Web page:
Thursday, November 20, 2014

Health Reform: It’s The Diversity, Stupid!

It’s the Economy, Stupid!

James Carville, President Clinton Adviser, 1992

Since James Carville created his 1992 slogan, political slogans ending with “Stupid!” have gained political currency.

“Stupid!” is usually a positive rallying cry, but since Jonathon Gruber said ObamaCare passed because of the stupidity of American voters, Republicans claim “It’s the Stupidity, Stupid!” is one reason ObamaCare passed. We are a nation of whites, blacks, browns, yellows, blues, and reds, and it wise to be color blind but to keep in mind whites are still a majority of the mix.

“It’s the Diversity, Stupid!” would be a more appropriate reason why ObamaCare is faltering and may fail.

Previous Presidents have hailed diversity. John Fitzgerald Kennedy said in a 1963 address,” If we cannot end our differences, at least we can help make the world save for diversity.

In 1988, in his acceptance speech, George Herbert Walker Bush declared, “ We are a nation of communities, of tens and tens of thousands of ethnic, religious, social, business, labor unions, neighborhoods, regional and other organizations, all of them varied, voluntary and unique. A brilliant diversity spread like stars like a thousand points s of light in a broad and brilliant sky.”

When President Obama and Democrats passed ObamaCare, they made a critical mistake. They ignored diversity. The passed the law against unanimous Republican opposition and majority public opinion.

They forgot about diversity – the mainspring of American democracy. They forgot the majority of American people rule. They forgot we are a nation of the balance of constitutional powers – checks and balances, center right versus center left.

This forgetfulness may be why ObamaCare is in such danger. It caters the left while ignoring the right. It gravitates towards government control, away from private contributions. It does not acknowledge we must balance excellence, access, choice, and cost.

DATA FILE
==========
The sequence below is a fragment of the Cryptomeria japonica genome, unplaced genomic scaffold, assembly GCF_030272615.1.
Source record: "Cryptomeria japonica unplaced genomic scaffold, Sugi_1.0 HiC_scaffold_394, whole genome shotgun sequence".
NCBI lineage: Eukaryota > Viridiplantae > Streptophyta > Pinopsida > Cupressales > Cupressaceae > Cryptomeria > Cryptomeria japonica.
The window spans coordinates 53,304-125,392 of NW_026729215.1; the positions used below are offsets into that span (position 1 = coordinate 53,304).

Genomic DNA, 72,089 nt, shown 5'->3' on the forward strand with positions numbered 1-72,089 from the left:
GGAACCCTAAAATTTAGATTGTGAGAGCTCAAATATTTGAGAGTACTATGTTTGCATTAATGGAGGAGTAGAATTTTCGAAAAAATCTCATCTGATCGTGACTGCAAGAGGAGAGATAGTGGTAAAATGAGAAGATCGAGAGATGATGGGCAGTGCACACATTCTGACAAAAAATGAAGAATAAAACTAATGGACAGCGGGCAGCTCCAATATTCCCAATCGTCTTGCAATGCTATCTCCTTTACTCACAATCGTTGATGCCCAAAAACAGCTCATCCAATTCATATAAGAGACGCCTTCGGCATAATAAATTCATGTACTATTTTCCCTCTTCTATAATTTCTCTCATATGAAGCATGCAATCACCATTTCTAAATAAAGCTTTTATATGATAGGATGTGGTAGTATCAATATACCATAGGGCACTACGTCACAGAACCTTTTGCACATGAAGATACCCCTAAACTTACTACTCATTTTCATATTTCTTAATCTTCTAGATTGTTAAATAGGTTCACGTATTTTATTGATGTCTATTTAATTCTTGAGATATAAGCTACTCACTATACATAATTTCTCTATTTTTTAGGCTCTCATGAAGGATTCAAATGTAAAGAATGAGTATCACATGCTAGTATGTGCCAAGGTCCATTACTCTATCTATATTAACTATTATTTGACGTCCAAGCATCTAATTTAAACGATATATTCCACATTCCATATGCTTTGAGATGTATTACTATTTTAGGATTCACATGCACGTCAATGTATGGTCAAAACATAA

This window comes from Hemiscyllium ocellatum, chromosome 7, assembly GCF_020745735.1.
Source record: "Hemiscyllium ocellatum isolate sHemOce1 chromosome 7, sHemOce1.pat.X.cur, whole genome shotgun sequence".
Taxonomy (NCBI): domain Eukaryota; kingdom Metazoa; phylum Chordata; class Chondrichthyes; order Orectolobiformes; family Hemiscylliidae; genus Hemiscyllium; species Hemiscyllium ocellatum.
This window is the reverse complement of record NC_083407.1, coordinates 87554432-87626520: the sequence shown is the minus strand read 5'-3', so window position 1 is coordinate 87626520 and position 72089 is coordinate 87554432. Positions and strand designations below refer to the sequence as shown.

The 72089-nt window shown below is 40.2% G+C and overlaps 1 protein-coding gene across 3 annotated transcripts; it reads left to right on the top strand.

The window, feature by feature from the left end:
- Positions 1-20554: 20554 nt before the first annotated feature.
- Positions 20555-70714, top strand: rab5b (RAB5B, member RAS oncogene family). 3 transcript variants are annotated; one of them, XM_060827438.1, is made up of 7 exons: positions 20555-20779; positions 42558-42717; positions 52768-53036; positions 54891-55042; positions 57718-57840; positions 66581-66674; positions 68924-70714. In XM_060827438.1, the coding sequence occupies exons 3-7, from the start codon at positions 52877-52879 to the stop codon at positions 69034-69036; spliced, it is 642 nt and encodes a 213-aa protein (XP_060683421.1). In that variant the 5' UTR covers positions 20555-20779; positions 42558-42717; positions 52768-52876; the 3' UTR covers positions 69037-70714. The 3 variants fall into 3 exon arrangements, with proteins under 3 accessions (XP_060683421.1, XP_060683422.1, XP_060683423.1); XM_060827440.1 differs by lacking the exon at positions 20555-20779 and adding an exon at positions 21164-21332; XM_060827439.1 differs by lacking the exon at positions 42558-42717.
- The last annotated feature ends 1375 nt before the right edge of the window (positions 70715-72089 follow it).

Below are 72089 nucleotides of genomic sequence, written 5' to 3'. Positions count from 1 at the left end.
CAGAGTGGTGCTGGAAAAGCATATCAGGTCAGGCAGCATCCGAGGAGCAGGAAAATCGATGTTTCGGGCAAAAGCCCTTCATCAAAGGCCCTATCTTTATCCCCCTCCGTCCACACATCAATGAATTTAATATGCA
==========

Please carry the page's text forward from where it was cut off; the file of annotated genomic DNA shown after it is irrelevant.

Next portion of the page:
This balance is fragile. I wrote about it nearly ten years ago in a now forgotten book , Voices of Health Reform: Options for Repackaging American Health Care (Practice Support Resources, 2005).

The book featured interviews with 42 major health care stakeholders.

It ended with this overall conclusion,

“Our health system is a creature of our culture. When asked what Americans believe, Gary Orren, a professor of political science at Brandeis, who polls for the New York Times and Washington Post, said,

“A good place to start is to remember we are pro-democracy and anti-government. It comes down to ideas that are essentially anti-authority and tend towards self-regulation.

‘If there is an American creed, it might begin.

One, government is best that governs least.

Two, majority rules.

Three, equality of opportunity.’

“This seems about right to me. It explains why Americans prefer local health systems, why they reject federal government-mandated universal coverage with rationing, why they prefer they prefer pluralistic payment systems, why they allow market-based and public-based institutions to co-exist and compete, and why they permit doctors to behave democratically, seeking their own locales to practice, often acting independently of hospitals, health plans, and government, and making their own decisions , free of fetters of others.

Democracy is a messy business.”

President Obama, when unilaterally passing laws or issuing executive decrees, should keep in mind the American creed, culture, and diversity.

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